BILL MOYERS: Well, I learned from Lyndon Johnson how to be a broken-field runner. You know, I learned something about how to survive in a hostile environment. I learned some things from him about raising money. I also came — Fred Friendly, who had been Edward R. Murrow’s great executive producer — the two of them created modern broadcast journalism — he was a good friend of mine. He nutured me, a mentor to me. He taught me a lot. And I came in that — I was in the second generation of the pioneers of journalism. Edward R. Murrow, I used to listen to on radio when I was growing up in East Texas. I listened to him on CBS News. So I inherited something of that mantle. Many of us did. And those of us — I was younger than most — but those of us who came in the wake of Edward R. Murrow and Fred Friendly and that first generation benefited from the aura that was surrounding the news as a result of their magnificent first efforts at broadcasting. And I was new to public broadcasting. Public broadcasting was new.
I was fortunate to find sympathetic kindred spirits — I mean, I look out on this audience, and there’s Barbara Fleischman, who supports Democracy Now!, who’s been a supporter of mine — individuals and foundations who believed in an independent, alternative media to corporate journalism. And I’ve been fortunate. I hope others coming along — I still believe in public media, still believe in PBS, still believe in NPR. Even with our faults and our deficiencies, we are still the alternative to the corporate media. We must resist encroachments. I mean, I saw a story the other day that, perhaps in September, PBS programs will begin to have underwriting content within the broadcast. That would be a terrible step toward the slippery slope of changing the nature of public broadcasting, and we have to resist that. But we are still the place that respects you as a citizen and doesn’t treat you as a consumer.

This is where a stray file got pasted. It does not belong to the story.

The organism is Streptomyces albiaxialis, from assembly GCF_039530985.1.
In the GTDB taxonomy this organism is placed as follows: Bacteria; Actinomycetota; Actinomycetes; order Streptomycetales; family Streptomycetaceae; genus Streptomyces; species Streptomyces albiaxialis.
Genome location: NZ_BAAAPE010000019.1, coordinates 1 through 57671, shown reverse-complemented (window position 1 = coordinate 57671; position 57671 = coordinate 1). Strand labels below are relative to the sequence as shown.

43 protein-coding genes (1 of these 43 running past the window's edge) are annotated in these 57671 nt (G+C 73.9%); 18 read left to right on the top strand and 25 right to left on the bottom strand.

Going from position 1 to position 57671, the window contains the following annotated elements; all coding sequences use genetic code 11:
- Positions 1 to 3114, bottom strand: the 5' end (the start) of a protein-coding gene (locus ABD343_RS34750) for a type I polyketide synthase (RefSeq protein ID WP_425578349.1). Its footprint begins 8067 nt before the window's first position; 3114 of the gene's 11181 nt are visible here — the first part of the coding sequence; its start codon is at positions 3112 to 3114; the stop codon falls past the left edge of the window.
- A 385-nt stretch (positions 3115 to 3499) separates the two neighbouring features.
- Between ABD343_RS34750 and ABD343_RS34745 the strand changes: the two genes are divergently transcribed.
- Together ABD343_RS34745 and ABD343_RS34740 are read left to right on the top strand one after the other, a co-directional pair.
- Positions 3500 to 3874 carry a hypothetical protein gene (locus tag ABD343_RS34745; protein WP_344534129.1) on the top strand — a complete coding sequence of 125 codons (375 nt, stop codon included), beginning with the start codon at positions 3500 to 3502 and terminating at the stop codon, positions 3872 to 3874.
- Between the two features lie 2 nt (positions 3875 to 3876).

The greatest change in politics in my time has been the transformation of democracy, America, from a citizens’ society, the moral agency of all those people in the civil rights movement who stood up against the weight of authority and against persecution and acted as agents of change — the change from a citizens’ society to a consumer society, where most of us are caught up on that treadmill, trying to get more, trying to keep our head above water. And as a result of that, public broadcasting, which remains a place that treats you as a citizen and not a consumer, is also threatened. We must defend it. We must call it back to its heights. We must continue to support it, because without it, we’re at the mercy, totally — except for the internet — of corporate power.